Yoga practitioners are familiar with building physical endurance through asana, postures which develop flexibility, strength and resilience. But, a truly balanced yogi needs spiritual endurance, too. The mounting pressures of modern life and widespread worldly conflict challenge us all, so we must develop a hardiness of mind and a buoyancy of spirit that will enable us to keep going no matter what. Some signs that your spiritual endurance may be running low are: being emotionally reactive, feeling drained or discouraged by everyday living, and suffering from a lack of meaning or purpose. Instead of giving up, use the practices below to develop the stamina of a spiritual warrior.
Four steps to spiritual endurance:
Establish the goal
Yoga philosophy is clear that the ultimate intent of practice is to experience our blissful, spiritual nature by expanding our self-identification beyond the egoic personality to awareness of our unlimited, immortal essence. The eight-limbs of yoga practice outlined in the Yoga Sutras provide the framework through which we can realize this goal of true self-knowing and experience greater peace and ease in daily life.
“Within the discipline and art of yoga, the interior practices are the foremost ways to cultivate resilience in mind, body and spirit. When we draw our attention inward in meditation, concentration or mindfulness, we access our inner wisdom and grounding,” says Christiane Brems, PhD, director of YogaX program at Stanford University. “Daily sitting, mindful attention to all actions in our day-to-day lives and introspection when we feel reactive are central interior practices that allow us to endure during challenge and difficulty.”
Steady the pace
In order to develop spiritual stamina, we must approach life more like a marathon rather than a sprint. By learning to manage our energy or prana with intention, we can employ self-control and regularity to persevere at difficult times and rest at times when we need a break. The pranayam practice of balanced breathing called sama vritti exemplifies how important both ends of the spectrum are.
In this practice, we can establish an even inhalation and exhalation by counting as we breathe. This calms the body and mind and regulates the nervous system. With the life force energy under control, we are able to navigate the dramas of life with greater objectivity and less reactivity.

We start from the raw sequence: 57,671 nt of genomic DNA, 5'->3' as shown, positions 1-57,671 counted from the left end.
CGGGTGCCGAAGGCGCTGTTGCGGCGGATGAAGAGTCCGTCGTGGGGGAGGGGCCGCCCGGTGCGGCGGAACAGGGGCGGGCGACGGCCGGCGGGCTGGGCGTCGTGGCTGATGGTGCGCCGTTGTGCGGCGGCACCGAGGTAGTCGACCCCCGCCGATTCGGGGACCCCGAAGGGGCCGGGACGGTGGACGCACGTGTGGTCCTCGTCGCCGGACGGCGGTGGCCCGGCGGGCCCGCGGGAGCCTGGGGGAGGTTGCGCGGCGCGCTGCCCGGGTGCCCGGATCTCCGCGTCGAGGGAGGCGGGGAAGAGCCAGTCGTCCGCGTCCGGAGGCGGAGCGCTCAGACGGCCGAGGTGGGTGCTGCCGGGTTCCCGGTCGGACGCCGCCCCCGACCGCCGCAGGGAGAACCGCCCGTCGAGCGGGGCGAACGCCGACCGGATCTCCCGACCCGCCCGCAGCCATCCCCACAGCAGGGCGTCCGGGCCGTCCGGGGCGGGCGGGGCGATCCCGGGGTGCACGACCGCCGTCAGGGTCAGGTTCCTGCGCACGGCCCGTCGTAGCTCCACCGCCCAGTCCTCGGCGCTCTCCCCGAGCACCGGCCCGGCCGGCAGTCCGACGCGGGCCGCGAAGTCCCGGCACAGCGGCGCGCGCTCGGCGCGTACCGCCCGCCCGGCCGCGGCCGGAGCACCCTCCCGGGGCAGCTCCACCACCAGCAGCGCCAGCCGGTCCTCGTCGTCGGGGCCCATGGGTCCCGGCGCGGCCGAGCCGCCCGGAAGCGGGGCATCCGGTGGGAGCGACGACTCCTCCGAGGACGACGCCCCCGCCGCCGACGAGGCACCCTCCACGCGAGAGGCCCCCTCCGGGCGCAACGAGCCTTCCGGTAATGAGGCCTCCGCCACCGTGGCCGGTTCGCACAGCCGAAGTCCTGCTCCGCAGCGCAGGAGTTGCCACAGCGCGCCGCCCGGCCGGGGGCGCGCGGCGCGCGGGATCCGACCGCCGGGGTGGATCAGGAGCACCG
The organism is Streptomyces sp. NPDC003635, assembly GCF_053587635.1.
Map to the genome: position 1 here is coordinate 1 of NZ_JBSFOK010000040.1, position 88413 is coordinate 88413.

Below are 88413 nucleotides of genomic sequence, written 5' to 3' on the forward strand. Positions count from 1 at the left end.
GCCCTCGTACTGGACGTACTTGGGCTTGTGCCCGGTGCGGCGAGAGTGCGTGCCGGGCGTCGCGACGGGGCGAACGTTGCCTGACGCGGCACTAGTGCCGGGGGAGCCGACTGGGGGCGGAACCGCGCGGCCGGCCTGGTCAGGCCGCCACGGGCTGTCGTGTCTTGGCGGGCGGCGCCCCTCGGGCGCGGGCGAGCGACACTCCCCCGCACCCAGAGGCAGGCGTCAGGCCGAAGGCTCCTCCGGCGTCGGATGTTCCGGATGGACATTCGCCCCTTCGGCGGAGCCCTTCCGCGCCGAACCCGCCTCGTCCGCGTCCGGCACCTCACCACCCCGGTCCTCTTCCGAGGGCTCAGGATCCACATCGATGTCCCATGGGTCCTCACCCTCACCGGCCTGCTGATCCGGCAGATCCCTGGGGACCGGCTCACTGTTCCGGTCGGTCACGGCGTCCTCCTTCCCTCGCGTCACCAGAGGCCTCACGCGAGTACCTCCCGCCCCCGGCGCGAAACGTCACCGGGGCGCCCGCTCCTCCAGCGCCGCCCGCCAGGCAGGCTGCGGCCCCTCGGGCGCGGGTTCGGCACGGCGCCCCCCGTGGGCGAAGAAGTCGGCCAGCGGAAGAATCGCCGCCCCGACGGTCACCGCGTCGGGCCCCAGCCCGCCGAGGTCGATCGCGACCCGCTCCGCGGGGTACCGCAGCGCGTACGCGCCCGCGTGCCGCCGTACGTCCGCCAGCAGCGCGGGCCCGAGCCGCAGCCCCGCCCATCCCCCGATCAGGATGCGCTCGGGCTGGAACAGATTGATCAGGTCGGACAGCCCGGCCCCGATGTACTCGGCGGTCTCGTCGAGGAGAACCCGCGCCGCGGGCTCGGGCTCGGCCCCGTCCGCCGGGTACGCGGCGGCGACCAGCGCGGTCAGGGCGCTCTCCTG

As we lessen our emotional reactions to outer circumstances, we have begun the process of interiorization, called pratyahara, which is the precursor to effective meditation. Establishing patience and even-mindedness in both success and failure, comfort and discomfort develops titiksha or mental endurance.
A lot of focus is required to achieve such even-mindedness. One way we can practice is by reframing negative or judgmental thoughts that arise. Translating the Yoga Sutra on this in her book The Secret Power of Yoga, Nischala Joy Devi writes, “When presented with disquieting thoughts or feelings, cultivate an opposite, elevated attitude, this is pratipaksha bhavana.” By learning to replace negative thoughts with positive ones, we charge the mind with willpower and such a strong, resilient mind is better able to recover from setbacks and frustration with grace and strength.
Our search for an experience of our divine nature may occasionally produce transcendent visions and ecstatic experiences, but these are not usually part of daily practice. We have to be committed regardless of the results.
“Spiritual endurance is cultivated by continually showing up,” states Emily A. Francis, author of The Body Heals Itself. “It’s in the awareness and consistency of learning to decipher what feels aligned and using those sensations to propel you forward.”
By showing up day after day to seek and honor the divine, we cultivate devotion, and this heat-centered approach sustains us, even when sadhana feels dry. Like a long-distance athlete, we come to find a point of surrender within the effort. This is the spiritual surrender of the ego self into love. By courageously entering with our whole heart, we achieve ever greater glimpses of our true self.
Practice, practice, all is coming
If this all feels intangible right now, don’t worry. Spiritual development dawns gradually. Keep entering into stillness. Meditate, pray and ask for help from whatever aspect of the divine you connect with. See the trials of life as opportunities to draw closer to soul-awareness.
Endurance is built over time, and the first sign of progress will be increasing inner peace. Then, more ease in navigating difficulties and bouncing back from disappointments develops. One’s sense of wellbeing and safety deepens. If you stay the course, eventually you will tap the deep well. Limitless spiritual power lies within you. As committed effort meets complete willingness to let go, you will experience the bliss of self-knowing. As spiritual master Paramahansa Yogananda said, “Perseverance is the whole magic of spiritual success!”
Originally published in the Winter + Spring 2020-21 issue of CO YOGA + Life® Magazine.
Jennie Lee is the award-winning author of three books: SPARK CHANGE: 108 Provocative Questions for Spiritual Evolution; TRUE YOGA: Practicing with the Yoga Sutras for Happiness & Spiritual Fulfillment; and BREATHING LOVE: Meditation in Action. She is also a certified yoga therapist and spiritual coach, who has counseled private clients worldwide for over 20 years. With a background in classical yoga philosophy and spiritual psychology, Jennie is passionate about helping people live more spiritually focused lives. When she is not writing or coaching, she enjoys surfing with her husband near their home in Hawai’i. For more, visit JennieLeeYogaTherapy.com.